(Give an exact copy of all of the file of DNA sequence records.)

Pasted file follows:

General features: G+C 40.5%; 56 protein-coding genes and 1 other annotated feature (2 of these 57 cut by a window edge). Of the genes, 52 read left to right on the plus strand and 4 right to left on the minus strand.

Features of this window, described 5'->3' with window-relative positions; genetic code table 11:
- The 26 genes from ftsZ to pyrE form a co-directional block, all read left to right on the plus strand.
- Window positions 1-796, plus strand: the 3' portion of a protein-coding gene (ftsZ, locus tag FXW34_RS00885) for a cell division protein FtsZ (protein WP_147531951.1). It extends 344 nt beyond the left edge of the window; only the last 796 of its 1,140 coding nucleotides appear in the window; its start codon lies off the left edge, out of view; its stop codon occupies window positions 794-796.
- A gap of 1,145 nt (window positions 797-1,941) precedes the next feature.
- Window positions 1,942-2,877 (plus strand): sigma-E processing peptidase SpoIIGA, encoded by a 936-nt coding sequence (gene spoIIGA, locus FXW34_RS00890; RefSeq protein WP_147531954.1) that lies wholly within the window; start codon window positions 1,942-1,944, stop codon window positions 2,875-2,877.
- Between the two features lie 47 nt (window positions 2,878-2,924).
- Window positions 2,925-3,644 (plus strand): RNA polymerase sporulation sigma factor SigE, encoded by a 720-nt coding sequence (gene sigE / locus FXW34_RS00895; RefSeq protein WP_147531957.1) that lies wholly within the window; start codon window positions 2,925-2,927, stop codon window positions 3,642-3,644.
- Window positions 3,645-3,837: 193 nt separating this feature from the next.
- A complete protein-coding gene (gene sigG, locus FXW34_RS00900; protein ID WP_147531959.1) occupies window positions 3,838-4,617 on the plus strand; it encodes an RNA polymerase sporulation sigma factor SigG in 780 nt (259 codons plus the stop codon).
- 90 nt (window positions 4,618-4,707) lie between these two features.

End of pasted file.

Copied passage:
General features: G+C 40.5%; 56 protein-coding genes and 1 other annotated feature (2 of these 57 cut by a window edge). Of the genes, 52 read left to right on the plus strand and 4 right to left on the minus strand.

Features of this window, described 5'->3' with window-relative positions; genetic code table 11:
- The 26 genes from ftsZ to pyrE form a co-directional block, all read left to right on the plus strand.
- Window positions 1-796, plus strand: the 3' portion of a protein-coding gene (ftsZ, locus tag FXW34_RS00885) for a cell division protein FtsZ (protein WP_147531951.1). It extends 344 nt beyond the left edge of the window; only the last 796 of its 1,140 coding nucleotides appear in the window; its start codon lies off the left edge, out of view; its stop codon occupies window positions 794-796.
- A gap of 1,145 nt (window positions 797-1,941) precedes the next feature.
- Window positions 1,942-2,877 (plus strand): sigma-E processing peptidase SpoIIGA, encoded by a 936-nt coding sequence (gene spoIIGA, locus FXW34_RS00890; RefSeq protein WP_147531954.1) that lies wholly within the window; start codon window positions 1,942-1,944, stop codon window positions 2,875-2,877.
- Between the two features lie 47 nt (window positions 2,878-2,924).
- Window positions 2,925-3,644 (plus strand): RNA polymerase sporulation sigma factor SigE, encoded by a 720-nt coding sequence (gene sigE / locus FXW34_RS00895; RefSeq protein WP_147531957.1) that lies wholly within the window; start codon window positions 2,925-2,927, stop codon window positions 3,642-3,644.
- Window positions 3,645-3,837: 193 nt separating this feature from the next.
- A complete protein-coding gene (gene sigG, locus FXW34_RS00900; protein ID WP_147531959.1) occupies window positions 3,838-4,617 on the plus strand; it encodes an RNA polymerase sporulation sigma factor SigG in 780 nt (259 codons plus the stop codon).
- 90 nt (window positions 4,618-4,707) lie between these two features.